^{1,a}, Jochen Mellmann

^{2}, Fabian Herz

^{1}and Eckehard Specht

^{1}

^{1}Institute of Fluid Dynamics and Thermodynamics, Otto von Guericke University Magdeburg, Universitätsplatz 2, Magdeburg 39106, Germany.

^{a}koteswara.sunkara@st.ovgu.de

^{2}Leibniz Institute for Agricultural Engineering Potsdam-Bornim (ATB),

Department of Postharvest Technology, Max-Eyth-Allee 100, Potsdam 14469, Germany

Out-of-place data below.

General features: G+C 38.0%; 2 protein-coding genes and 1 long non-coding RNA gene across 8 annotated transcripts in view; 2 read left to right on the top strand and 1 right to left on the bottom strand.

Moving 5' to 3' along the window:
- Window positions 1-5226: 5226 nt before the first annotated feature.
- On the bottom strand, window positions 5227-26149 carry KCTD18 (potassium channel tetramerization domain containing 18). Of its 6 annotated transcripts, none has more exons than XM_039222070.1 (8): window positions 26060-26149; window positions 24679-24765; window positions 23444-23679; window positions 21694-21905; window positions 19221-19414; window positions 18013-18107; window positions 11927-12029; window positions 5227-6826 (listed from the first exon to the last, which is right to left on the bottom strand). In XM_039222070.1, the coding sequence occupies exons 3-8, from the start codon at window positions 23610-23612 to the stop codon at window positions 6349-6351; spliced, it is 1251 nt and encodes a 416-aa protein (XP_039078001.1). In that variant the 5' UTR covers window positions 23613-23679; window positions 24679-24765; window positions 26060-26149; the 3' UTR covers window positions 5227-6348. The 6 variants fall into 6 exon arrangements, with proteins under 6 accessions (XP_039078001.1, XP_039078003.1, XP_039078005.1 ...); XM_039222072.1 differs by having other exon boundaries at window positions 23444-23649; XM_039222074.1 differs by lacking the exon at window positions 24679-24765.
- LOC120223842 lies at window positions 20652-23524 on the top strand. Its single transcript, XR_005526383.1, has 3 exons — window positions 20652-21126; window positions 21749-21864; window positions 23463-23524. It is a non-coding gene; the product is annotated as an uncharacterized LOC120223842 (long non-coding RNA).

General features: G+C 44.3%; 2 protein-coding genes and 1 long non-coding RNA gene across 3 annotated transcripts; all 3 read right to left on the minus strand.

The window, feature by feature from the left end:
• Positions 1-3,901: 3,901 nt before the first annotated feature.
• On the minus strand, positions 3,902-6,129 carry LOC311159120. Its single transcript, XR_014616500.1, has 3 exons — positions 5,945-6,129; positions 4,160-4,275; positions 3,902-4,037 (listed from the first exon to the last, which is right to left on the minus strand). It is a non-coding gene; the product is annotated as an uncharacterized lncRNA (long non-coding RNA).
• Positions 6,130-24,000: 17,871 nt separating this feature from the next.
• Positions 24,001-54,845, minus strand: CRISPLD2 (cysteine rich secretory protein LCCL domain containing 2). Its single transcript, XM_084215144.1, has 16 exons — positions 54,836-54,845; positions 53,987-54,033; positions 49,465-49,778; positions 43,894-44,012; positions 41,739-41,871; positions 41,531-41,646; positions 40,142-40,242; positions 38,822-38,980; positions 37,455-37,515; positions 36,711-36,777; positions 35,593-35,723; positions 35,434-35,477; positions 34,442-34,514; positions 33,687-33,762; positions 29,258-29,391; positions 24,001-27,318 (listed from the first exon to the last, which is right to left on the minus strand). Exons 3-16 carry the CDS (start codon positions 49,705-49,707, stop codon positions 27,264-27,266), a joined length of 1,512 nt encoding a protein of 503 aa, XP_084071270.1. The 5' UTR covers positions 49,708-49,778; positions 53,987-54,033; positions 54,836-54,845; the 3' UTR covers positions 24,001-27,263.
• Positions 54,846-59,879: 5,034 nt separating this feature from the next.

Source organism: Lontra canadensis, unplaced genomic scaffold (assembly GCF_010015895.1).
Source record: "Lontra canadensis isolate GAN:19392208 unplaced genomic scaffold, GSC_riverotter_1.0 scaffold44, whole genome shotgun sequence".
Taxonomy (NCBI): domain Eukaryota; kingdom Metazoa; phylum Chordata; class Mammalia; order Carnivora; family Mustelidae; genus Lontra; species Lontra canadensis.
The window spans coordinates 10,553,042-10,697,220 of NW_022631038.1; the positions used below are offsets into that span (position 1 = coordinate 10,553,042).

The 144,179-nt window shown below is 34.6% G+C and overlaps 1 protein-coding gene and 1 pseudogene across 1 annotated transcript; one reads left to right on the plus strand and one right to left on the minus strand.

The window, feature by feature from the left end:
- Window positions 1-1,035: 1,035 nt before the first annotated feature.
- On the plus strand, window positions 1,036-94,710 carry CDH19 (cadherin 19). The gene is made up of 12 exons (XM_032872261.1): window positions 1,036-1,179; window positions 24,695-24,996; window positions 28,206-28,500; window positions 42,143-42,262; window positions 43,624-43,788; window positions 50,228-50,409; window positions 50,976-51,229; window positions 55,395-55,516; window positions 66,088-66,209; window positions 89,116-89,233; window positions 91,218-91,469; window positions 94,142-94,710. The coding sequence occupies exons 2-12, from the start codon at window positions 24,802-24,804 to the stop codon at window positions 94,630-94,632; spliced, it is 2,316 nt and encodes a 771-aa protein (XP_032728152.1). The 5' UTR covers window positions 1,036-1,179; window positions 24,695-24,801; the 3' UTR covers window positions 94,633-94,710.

Rotary drums, installed with longitudinal flights are often used to dry/cool granular materials in large quantities. Performance of such drums greatly depend on the uniform distribution of the particles over the drum cross section, which is attained by an optimal design and allocation of the flights. In this study, a mathematical model has been developed for the rectangular flight to optimize the total particle surface area which is a function of the cascading rate and falling time of the particles. The falling time in turn is a function of curtain height and can be estimated by geometrical analysis. Influence of the number of flights and the flight length ratios has been studied. It was observed that, as the flight length ratio increases the cascading rate decreases during the initial discharge, but increases rapidly at higher discharge points resulting the bulk movement of the solids, which also determines the density of the curtains. Experiments were carried out to validate the developed model with a drum of 500 mm in diameter and 150 mm in length. The experiments were performed with different flight profiles and flight numbers (12 and 18). Good agreement was found between the experiments and the model predictions.